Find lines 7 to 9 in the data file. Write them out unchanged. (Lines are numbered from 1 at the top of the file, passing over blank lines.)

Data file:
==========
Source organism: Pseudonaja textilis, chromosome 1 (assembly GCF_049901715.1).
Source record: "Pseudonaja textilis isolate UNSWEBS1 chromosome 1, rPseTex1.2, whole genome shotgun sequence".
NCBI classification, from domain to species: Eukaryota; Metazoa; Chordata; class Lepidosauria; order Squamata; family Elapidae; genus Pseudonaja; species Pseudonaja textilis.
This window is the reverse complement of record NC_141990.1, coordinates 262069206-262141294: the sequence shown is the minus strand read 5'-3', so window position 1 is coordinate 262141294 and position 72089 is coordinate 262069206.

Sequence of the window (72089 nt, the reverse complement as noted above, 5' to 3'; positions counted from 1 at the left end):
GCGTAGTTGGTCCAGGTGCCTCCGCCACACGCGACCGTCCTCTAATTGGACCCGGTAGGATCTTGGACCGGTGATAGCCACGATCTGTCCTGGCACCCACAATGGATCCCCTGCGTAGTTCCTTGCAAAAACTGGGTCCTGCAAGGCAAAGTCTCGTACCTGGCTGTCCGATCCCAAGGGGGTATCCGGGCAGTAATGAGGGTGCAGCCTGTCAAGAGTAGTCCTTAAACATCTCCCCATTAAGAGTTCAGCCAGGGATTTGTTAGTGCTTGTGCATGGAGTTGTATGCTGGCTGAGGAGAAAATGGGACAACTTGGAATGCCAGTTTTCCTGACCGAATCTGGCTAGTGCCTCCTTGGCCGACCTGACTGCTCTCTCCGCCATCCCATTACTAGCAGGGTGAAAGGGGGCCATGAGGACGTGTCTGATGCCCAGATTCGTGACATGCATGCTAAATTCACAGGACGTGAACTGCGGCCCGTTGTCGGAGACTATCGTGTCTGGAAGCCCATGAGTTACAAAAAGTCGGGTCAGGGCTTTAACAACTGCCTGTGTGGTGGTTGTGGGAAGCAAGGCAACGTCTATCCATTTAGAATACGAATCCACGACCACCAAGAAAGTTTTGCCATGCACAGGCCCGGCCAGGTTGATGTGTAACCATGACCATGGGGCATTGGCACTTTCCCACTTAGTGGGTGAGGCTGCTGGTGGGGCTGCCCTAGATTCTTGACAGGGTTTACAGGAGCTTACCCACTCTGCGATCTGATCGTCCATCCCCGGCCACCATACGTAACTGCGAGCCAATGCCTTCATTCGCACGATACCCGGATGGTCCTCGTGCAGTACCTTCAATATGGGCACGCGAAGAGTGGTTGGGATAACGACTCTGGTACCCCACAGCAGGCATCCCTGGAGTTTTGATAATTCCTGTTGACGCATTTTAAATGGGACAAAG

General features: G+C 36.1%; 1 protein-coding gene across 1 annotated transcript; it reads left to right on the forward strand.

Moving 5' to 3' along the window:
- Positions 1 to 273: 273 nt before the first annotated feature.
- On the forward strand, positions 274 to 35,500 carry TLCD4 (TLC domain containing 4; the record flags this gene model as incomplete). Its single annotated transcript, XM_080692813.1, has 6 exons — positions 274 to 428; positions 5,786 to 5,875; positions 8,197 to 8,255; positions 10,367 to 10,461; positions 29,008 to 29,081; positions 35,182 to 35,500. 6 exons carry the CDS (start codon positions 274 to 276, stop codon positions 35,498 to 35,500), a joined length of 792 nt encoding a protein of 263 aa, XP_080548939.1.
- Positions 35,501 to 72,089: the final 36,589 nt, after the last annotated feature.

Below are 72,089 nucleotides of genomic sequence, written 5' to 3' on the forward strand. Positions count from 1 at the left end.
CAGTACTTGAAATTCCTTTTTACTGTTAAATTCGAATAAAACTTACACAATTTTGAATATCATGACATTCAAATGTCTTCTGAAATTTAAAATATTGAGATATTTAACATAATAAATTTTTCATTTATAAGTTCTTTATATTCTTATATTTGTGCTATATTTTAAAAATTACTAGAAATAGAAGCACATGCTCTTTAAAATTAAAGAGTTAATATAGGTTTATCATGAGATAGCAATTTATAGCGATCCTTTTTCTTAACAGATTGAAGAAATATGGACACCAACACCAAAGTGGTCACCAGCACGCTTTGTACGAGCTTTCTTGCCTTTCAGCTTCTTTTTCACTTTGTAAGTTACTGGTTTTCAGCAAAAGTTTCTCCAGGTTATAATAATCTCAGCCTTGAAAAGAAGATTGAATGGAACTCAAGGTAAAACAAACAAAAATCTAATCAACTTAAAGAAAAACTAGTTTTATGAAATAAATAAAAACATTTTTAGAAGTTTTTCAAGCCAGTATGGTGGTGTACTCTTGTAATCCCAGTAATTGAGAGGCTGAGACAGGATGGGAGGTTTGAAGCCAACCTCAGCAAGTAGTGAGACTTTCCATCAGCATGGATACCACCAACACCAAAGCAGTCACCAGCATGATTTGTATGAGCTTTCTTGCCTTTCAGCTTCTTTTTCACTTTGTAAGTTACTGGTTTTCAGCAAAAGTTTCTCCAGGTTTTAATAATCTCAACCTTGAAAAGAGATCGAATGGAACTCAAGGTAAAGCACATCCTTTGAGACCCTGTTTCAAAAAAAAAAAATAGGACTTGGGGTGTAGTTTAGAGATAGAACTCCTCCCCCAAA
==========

General features: G+C 36.1%; 1 protein-coding gene across 1 annotated transcript; it reads left to right on the forward strand.

Moving 5' to 3' along the window:
- Positions 1 to 273: 273 nt before the first annotated feature.